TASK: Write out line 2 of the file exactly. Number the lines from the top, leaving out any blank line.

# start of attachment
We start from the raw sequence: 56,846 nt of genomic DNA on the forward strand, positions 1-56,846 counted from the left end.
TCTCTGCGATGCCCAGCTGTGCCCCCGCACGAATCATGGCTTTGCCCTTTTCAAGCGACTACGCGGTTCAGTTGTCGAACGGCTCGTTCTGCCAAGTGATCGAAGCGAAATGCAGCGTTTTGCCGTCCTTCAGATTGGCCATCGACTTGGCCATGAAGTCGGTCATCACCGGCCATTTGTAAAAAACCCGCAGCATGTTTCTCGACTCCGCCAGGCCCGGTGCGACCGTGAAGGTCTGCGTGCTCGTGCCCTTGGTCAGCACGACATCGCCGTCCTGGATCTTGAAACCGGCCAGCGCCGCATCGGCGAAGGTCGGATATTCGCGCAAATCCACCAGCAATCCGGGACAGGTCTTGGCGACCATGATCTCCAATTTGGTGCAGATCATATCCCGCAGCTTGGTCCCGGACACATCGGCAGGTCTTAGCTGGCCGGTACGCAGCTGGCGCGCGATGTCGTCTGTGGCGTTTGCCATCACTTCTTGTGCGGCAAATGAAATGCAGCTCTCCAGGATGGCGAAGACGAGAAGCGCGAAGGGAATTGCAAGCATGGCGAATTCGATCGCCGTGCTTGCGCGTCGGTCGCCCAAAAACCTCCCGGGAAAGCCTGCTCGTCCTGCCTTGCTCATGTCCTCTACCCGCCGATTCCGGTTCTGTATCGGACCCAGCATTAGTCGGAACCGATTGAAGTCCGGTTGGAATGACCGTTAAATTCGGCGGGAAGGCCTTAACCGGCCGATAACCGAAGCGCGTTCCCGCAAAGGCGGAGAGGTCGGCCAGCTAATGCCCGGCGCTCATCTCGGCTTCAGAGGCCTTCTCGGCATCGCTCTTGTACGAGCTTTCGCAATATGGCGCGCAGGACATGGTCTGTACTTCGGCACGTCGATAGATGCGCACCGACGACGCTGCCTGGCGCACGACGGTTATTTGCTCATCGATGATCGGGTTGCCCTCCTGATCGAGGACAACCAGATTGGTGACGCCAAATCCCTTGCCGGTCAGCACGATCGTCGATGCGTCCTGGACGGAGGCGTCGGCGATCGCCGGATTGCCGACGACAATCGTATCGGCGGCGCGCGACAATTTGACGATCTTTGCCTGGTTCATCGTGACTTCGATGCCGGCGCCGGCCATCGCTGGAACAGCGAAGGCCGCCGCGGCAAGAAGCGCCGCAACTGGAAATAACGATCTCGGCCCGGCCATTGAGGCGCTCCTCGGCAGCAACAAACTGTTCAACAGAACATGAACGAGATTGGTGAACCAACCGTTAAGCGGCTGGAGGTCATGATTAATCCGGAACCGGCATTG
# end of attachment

TCTCTGCGATGCCCAGCTGTGCCCCCGCACGAATCATGGCTTTGCCCTTTTCAAGCGACTACGCGGTTCAGTTGTCGAACGGCTCGTTCTGCCAAGTGATCGAAGCGAAATGCAGCGTTTTGCCGTCCTTCAGATTGGCCATCGACTTGGCCATGAAGTCGGTCATCACCGGCCATTTGTAAAAAACCCGCAGCATGTTTCTCGACTCCGCCAGGCCCGGTGCGACCGTGAAGGTCTGCGTGCTCGTGCCCTTGGTCAGCACGACATCGCCGTCCTGGATCTTGAAACCGGCCAGCGCCGCATCGGCGAAGGTCGGATATTCGCGCAAATCCACCAGCAATCCGGGACAGGTCTTGGCGACCATGATCTCCAATTTGGTGCAGATCATATCCCGCAGCTTGGTCCCGGACACATCGGCAGGTCTTAGCTGGCCGGTACGCAGCTGGCGCGCGATGTCGTCTGTGGCGTTTGCCATCACTTCTTGTGCGGCAAATGAAATGCAGCTCTCCAGGATGGCGAAGACGAGAAGCGCGAAGGGAATTGCAAGCATGGCGAATTCGATCGCCGTGCTTGCGCGTCGGTCGCCCAAAAACCTCCCGGGAAAGCCTGCTCGTCCTGCCTTGCTCATGTCCTCTACCCGCCGATTCCGGTTCTGTATCGGACCCAGCATTAGTCGGAACCGATTGAAGTCCGGTTGGAATGACCGTTAAATTCGGCGGGAAGGCCTTAACCGGCCGATAACCGAAGCGCGTTCCCGCAAAGGCGGAGAGGTCGGCCAGCTAATGCCCGGCGCTCATCTCGGCTTCAGAGGCCTTCTCGGCATCGCTCTTGTACGAGCTTTCGCAATATGGCGCGCAGGACATGGTCTGTACTTCGGCACGTCGATAGATGCGCACCGACGACGCTGCCTGGCGCACGACGGTTATTTGCTCATCGATGATCGGGTTGCCCTCCTGATCGAGGACAACCAGATTGGTGACGCCAAATCCCTTGCCGGTCAGCACGATCGTCGATGCGTCCTGGACGGAGGCGTCGGCGATCGCCGGATTGCCGACGACAATCGTATCGGCGGCGCGCGACAATTTGACGATCTTTGCCTGGTTCATCGTGACTTCGATGCCGGCGCCGGCCATCGCTGGAACAGCGAAGGCCGCCGCGGCAAGAAGCGCCGCAACTGGAAATAACGATCTCGGCCCGGCCATTGAGGCGCTCCTCGGCAGCAACAAACTGTTCAACAGAACATGAACGAGATTGGTGAACCAACCGTTAAGCGGCTGGAGGTCATGATTAATCCGGAACCGGCATTG